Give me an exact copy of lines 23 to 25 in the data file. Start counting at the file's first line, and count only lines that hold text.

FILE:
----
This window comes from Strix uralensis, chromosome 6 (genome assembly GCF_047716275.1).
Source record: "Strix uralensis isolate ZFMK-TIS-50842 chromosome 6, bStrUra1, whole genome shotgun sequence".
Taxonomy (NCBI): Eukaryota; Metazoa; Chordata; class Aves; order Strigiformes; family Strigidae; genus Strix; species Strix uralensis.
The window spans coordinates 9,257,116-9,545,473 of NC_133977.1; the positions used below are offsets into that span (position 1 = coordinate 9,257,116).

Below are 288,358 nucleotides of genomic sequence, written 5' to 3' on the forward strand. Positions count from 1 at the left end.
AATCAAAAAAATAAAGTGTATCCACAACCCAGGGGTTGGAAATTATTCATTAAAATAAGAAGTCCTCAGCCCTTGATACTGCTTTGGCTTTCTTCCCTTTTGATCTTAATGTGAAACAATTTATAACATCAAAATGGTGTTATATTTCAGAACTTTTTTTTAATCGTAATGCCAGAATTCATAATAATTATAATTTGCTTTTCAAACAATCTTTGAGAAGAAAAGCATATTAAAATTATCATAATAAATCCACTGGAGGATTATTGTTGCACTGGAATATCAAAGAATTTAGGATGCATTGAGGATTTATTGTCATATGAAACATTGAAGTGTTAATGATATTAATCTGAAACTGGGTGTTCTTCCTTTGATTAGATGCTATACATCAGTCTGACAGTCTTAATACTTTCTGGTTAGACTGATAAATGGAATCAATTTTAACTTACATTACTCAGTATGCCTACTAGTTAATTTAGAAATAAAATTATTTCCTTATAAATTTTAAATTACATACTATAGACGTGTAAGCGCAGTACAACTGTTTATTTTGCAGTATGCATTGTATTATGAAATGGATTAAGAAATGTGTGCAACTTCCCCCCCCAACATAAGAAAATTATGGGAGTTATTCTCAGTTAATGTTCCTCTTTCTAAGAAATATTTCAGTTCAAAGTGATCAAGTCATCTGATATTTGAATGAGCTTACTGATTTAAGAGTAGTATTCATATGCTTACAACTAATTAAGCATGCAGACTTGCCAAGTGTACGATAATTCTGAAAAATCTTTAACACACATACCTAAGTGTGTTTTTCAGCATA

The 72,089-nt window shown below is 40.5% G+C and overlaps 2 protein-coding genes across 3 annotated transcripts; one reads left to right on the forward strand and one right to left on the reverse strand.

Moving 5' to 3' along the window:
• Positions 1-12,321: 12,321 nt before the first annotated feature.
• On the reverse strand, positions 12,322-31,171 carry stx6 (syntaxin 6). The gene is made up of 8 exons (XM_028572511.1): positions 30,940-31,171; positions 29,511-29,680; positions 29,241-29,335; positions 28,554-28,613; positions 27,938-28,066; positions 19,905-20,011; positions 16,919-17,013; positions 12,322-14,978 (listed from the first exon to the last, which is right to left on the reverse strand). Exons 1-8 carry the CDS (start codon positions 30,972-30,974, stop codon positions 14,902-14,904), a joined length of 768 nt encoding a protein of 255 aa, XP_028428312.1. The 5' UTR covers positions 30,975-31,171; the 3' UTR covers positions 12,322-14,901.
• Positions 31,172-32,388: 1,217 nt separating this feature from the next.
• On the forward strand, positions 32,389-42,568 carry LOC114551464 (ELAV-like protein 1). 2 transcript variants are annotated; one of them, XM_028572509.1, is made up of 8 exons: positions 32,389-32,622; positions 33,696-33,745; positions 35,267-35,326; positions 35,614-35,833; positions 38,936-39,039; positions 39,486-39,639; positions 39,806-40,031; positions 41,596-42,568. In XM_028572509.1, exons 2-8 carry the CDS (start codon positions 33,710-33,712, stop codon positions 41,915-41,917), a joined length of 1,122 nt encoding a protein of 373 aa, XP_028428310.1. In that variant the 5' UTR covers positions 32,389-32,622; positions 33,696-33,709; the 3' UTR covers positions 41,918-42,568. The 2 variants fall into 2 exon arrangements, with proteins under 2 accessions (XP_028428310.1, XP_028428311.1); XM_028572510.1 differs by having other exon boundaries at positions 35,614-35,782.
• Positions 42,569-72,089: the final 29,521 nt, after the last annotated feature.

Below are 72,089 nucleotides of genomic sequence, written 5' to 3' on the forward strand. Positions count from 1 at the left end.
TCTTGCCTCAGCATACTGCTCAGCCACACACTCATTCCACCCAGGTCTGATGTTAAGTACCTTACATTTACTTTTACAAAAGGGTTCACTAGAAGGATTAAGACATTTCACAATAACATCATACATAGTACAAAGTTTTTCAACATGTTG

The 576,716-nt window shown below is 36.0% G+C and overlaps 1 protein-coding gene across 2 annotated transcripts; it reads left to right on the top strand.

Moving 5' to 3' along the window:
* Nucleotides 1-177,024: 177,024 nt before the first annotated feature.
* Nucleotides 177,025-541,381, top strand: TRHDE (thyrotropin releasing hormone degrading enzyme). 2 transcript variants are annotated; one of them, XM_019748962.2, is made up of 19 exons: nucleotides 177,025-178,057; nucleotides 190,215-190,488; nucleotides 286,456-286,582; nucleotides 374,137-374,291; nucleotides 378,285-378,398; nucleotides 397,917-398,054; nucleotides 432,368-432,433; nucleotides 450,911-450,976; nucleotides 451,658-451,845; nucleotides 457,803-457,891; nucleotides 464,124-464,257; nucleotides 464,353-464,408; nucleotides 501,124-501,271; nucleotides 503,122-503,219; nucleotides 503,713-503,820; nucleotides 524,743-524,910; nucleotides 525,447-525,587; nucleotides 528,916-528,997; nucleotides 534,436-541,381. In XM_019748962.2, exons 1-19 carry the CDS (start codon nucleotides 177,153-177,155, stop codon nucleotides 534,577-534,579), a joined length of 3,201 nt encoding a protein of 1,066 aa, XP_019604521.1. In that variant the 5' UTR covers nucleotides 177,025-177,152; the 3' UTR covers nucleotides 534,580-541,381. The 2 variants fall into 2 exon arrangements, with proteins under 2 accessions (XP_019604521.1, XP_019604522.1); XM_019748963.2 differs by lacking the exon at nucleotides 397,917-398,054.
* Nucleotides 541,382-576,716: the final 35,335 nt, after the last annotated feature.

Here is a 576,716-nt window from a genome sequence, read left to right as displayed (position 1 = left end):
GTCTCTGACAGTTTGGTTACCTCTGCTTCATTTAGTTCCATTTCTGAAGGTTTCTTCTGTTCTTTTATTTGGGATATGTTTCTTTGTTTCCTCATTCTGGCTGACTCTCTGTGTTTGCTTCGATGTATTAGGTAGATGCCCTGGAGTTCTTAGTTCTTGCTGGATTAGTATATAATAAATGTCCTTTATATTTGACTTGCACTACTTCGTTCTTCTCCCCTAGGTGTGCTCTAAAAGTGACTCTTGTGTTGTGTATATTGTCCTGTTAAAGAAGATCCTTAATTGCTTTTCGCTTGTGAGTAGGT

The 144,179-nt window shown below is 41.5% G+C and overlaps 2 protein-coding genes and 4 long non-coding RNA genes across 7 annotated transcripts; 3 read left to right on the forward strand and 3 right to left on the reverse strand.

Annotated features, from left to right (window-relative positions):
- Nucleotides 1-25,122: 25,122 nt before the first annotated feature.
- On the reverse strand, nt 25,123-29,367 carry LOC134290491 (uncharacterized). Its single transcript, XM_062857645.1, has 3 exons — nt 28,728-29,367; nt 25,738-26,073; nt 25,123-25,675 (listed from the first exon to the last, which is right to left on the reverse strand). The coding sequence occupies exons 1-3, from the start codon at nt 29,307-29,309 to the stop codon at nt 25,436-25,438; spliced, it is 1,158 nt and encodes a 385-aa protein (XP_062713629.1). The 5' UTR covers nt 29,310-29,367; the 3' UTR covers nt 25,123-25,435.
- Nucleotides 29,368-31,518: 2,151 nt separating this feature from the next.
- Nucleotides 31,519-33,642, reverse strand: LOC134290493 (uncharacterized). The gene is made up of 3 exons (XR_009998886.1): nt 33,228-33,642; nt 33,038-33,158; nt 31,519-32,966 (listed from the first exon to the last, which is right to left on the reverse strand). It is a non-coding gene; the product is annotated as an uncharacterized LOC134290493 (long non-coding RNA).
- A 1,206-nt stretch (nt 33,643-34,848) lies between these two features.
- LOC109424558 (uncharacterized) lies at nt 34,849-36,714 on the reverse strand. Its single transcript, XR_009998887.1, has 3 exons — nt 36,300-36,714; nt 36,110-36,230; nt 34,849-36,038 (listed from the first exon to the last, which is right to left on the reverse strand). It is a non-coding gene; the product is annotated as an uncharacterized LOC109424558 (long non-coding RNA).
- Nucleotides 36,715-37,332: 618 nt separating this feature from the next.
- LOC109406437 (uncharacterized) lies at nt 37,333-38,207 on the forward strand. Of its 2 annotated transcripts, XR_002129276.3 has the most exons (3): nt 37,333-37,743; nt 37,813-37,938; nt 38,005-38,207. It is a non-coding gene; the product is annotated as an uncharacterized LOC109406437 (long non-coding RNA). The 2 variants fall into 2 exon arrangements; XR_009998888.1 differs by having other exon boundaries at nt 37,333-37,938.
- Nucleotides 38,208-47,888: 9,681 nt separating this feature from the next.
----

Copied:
The 144,179-nt window shown below is 41.5% G+C and overlaps 2 protein-coding genes and 4 long non-coding RNA genes across 7 annotated transcripts; 3 read left to right on the forward strand and 3 right to left on the reverse strand.

Annotated features, from left to right (window-relative positions):
- Nucleotides 1-25,122: 25,122 nt before the first annotated feature.